Another good way to get rid of procrastination is the Pomodoro technique. It will help you not procrastinate and plan your time rationally. You will need a timer, or better yet, a special application: Flat Tomato, Clockwork Tomato, Focus Booster, or another. 

Here’s how to apply Pomodoro:

  • Divide your planned task for the day into time slots of 30 minutes: 25 minutes to work and 5 minutes to rest.
  • During work don’t get distracted: close social networks, turn off the sound on the phone, ask your family not to disturb you.
  • If distracted, stop the timer, reset it to zero, and start over.
  • After four “tomatoes,” rest for 20-40 minutes, then get down to business again.

Measuring tasks this way is convenient; this approach organizes things in your head and sets your brain up for productive work.

“No Buts” Exercise

Procrastinators tend to justify their procrastination and find a thousand excuses. Observe how you do it, and learn to overcome your “buts.” There’s a great exercise for this that David Burns suggested. The idea is to find an argument for each “but” and so on until the list of excuses runs out.

Be persistent: don’t give up and don’t fall for the tricks of the inner idler. Eventually, you will be able to stop procrastination and convince yourself to get down to business.

Ask Yourself the “Magic” Question

There are special questions in psychology that help you break through the shroud of ineffective thinking. One of them is “What am I missing out on if I don’t accomplish a task right now?” The answers will help motivate you and see what opportunities you are “flushing down the toilet” in favor of procrastination. A high fee, customer confidence, career advancement, new opportunities, time to relax in the evening with the family – such a list encourages you to get down to business immediately. The question can be rephrased, “What do I get if I complete the task right now?” Try both and leave the one that works best for you.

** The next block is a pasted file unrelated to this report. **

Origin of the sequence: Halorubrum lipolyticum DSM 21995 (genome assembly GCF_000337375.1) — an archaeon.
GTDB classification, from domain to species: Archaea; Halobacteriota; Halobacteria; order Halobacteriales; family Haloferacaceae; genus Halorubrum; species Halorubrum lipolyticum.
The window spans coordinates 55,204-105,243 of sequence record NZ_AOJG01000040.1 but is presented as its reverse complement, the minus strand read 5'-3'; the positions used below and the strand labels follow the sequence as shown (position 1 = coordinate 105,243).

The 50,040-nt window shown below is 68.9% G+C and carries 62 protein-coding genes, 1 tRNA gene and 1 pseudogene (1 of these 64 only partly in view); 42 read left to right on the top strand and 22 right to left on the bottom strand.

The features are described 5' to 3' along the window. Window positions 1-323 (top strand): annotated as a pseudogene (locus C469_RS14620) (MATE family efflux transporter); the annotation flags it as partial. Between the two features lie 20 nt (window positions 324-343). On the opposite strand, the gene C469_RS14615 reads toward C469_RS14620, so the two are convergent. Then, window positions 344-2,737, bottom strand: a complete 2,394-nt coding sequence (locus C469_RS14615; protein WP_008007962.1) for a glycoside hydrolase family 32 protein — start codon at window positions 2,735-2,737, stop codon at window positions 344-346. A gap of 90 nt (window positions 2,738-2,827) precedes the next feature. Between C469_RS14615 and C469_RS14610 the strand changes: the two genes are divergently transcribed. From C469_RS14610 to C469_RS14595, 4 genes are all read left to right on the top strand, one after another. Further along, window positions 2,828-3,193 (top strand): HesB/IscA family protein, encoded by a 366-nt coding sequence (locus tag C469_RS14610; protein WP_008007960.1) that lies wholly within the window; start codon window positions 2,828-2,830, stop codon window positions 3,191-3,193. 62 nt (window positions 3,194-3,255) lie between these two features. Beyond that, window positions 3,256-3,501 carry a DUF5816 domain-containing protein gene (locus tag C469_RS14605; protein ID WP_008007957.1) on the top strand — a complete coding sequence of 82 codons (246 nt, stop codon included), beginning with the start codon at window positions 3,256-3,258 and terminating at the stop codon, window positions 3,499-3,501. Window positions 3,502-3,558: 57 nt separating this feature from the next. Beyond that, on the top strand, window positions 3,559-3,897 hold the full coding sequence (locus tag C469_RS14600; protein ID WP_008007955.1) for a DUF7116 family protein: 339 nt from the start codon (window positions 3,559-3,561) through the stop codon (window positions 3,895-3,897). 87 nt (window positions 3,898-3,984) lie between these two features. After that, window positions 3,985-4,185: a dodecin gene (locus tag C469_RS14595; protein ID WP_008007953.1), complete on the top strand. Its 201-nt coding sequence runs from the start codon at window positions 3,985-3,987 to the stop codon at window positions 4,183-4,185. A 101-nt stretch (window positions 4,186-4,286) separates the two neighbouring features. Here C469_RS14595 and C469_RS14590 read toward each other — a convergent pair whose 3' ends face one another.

Now you know how to beat procrastination, and you can stop it. Praise yourself, divide the “elephant” into parts, apply time management, parry the excuses of “lazy” and then procrastination will have no chance!
Faced with the lure of social media and the dream of working from bed, it can be difficult to motivate yourself to chip away at projects while working from home and freelancing. Procrastination is a real problem for most remote workers and freelancers. It often leads to missing deadlines, taking on more jobs than one can handle, and feeling overwhelmed.

Fortunately, there are a few simple steps one can take to beat procrastination and get more done.

1. Create a to-do list. Start each day with a list of tasks that need to be completed and prioritize them in order of importance. This will help keep you on track and allow you to focus on the most important task first.

2. Use a calendar. Block off time in the day to work on your tasks and stick to it. When something urgent arises, be prepared to reprioritize and move some tasks around in order to get them done.

3. Limit distractions. Turn off your phone and set your computer for “do not disturb” mode while you’re working. As well, remove any unnecessary and distracting items from your workspace.

4. Set aside uninterrupted time. Working in a noisy or distracted environment can quickly lead to procrastination. Create a quiet and comfortable environment, preferably with a door that can be closed.

5. Take regular breaks. Working for long periods of time without a break is exhausting and can quickly lead to procrastination. Schedule regular breaks throughout the day to rest and refocus.

6. Take time off. Working from home can easily blur the lines between work-life and personal life. Taking a day off each week to recharge will keep you motivated and effective.

7. Establish rules. Create boundaries with yourself and clearly outline what is acceptable and not acceptable behaviour. This will help you stay focused and work towards longterm goals.

By following these simple steps, remote workers and freelancers can keep procrastination at bay and stay motivated and productive.